UN: 500,000 People Displaced From Idlib in The Past Two Months

Published February 4th, 2020 - 01:10 GMT
Displaced Syrian children sit in the back of a truck transporting their belongings as they pass through the town of Hazano in the northern countryside of Idlib, on February 4, 2020, fleeing northwards amid an ongoing regime offensive. A Russian-backed Syrian government offensive against the country's last rebel enclave of Idlib has displaced more than half a million people in two months, according to the United Nations. The wave of displacement, which coincides with a biting winter, is one of the largest si
Displaced Syrian children sit in the back of a truck transporting their belongings as they pass through the town of Hazano in the northern countryside of Idlib, on February 4, 2020, fleeing northwards amid an ongoing regime offensive. A Russian-backed Syrian government offensive against the country's last rebel enclave of Idlib has displaced more than half a million people in two months, according to the United Nations. The wave of displacement, which coincides with a biting winter, is one of the largest since the start of the Syrian war nearly nine years ago. AAREF WATAD / AFP
Highlights
He said the UN was alarmed by the plight of more than three million people - half of whom had been displaced from their homes - who live in Idlib province and surrounding areas.

The United Nations said on Tuesday that more than half-a-million people had been displaced from Idlib province in the past two months, following a ferocious Russian and regime assault which had brought regime forces within a few kilometres of Idlib city.

The UN also expressed "alarm" over deadly clashes between Turkish and Syrian regime troops in Idlib province in northwest Syria and called for immediate de-escalation and the resumption of negotiations.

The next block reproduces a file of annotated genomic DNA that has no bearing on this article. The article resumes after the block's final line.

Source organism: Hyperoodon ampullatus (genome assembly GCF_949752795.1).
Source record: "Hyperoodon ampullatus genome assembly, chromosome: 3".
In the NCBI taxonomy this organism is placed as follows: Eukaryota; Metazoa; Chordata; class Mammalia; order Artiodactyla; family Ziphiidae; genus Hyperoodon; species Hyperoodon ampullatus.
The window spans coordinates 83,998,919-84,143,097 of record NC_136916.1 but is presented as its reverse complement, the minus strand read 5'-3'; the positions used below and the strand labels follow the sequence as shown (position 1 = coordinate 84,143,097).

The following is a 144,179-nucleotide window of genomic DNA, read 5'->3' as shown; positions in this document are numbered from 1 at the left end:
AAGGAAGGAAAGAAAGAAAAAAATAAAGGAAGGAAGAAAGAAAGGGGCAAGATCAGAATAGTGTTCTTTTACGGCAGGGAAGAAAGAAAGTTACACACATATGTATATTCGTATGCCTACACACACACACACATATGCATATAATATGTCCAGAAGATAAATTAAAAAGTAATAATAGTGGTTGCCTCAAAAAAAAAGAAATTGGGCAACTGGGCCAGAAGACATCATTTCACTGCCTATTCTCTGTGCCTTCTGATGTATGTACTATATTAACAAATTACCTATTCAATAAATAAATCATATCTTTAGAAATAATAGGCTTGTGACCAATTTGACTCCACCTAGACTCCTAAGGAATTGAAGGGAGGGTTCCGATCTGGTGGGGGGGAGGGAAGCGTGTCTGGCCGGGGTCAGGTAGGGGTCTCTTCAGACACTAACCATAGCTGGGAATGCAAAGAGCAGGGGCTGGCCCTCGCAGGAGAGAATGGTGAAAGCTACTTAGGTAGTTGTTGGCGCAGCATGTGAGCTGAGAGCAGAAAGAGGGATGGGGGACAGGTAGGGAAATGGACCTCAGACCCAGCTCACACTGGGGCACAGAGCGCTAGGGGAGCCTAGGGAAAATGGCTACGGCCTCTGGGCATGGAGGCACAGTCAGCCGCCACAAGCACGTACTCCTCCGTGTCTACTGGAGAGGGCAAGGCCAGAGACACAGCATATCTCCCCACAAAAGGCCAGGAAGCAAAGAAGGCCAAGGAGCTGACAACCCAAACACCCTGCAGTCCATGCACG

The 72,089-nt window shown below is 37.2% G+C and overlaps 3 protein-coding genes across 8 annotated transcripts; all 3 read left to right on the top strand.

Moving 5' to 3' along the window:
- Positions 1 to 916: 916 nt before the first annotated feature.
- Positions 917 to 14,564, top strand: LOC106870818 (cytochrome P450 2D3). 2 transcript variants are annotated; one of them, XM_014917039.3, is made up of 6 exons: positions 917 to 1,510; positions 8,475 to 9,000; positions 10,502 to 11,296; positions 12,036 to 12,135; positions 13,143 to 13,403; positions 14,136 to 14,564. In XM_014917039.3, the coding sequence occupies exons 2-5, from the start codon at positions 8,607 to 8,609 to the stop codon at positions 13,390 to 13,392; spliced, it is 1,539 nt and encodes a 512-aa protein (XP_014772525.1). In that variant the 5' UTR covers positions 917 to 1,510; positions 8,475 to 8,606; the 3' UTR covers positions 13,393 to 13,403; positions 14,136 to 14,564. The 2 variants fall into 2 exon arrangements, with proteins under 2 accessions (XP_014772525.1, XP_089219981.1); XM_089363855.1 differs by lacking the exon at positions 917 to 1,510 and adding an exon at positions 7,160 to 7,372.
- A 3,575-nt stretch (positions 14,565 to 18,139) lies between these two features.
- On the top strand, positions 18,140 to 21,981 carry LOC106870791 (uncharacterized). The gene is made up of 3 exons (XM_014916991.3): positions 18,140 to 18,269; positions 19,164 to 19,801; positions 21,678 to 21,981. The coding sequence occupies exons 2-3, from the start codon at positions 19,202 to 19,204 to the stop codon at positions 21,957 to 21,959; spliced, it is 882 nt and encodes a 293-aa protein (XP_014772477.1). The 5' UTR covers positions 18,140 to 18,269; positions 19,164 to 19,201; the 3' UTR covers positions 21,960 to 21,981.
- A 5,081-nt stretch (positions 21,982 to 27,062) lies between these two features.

"Since 1 December, some 520,000 people have been displaced from their homes, the vast majority - 80 percent - of them women and children," David Swanson, spokesman for the UN Office for the Coordination of Humanitarian Affairs, said.

The wave of displacement, which coincides with a biting winter, is one of the largest since the start of the Syrian conflict nearly nine years ago.

"This latest displacement compounds an already dire humanitarian situation on the ground, when over 400,000 people were displaced from the end of April through the end of August, many of them multiple times," Swanson said.

He said the UN was alarmed by the plight of more than three million people - half of whom had been displaced from their homes - who live in Idlib province and surrounding areas.

Regime troops and militia backed by Russian and other allied forces have in recent weeks pursued a ferocious assault on Idlib province and neighbouring areas of northwestern Syria, which constitute the last parts of Syria still held by anti-Assad rebels.

They have captured dozens of villages and some major towns - including the city of Maarat Al-Numan, which has been a centre of opposition to the regime since 2011- and are pushing northwards, sending displaced populations ever closer to the Turkish border, which remains closed.

Regime forces on Tuesday were eight kilometres away from Idlib city, according to reports.

Another UN spokesman, Stephane Dujarric said that in recent days 47 residential areas had been targeted by airstrikes, while 25 residential areas had been bombed.

He also expressed concern over clashes between Turkish and Syrian regime troops.

"We're very much alarmed by the reports that we saw of clashes between Syrian government troops and Turkish forces in northwest Syria," he told reporters.

Five Turkish soldiers were killed by regime shellfire in Idlib on Monday, while Turkey said that it had "neutralised" 76 regime fighters after carrying out 54 airstrikes on regime positions.

"I think this escalation underscores yet again the threat to regional and international peace and security caused by the ongoing conflict in Syria," Dujarric added.

He said that the UN was in contact with Turkish, Russian, and Syrian regime officials in order to bring about a "de-escalation" and a reduction in the death toll from a ferocious regime and Russian assault on Idlib province.

The World Health Organisation said that it halted services to 53 medical facilities over the past month due to the security situation and threats of attack, adding that it only had enough medical supplies for two months.

This article has been adapted from its original source.


Copyright @ 2021 The New Arab.

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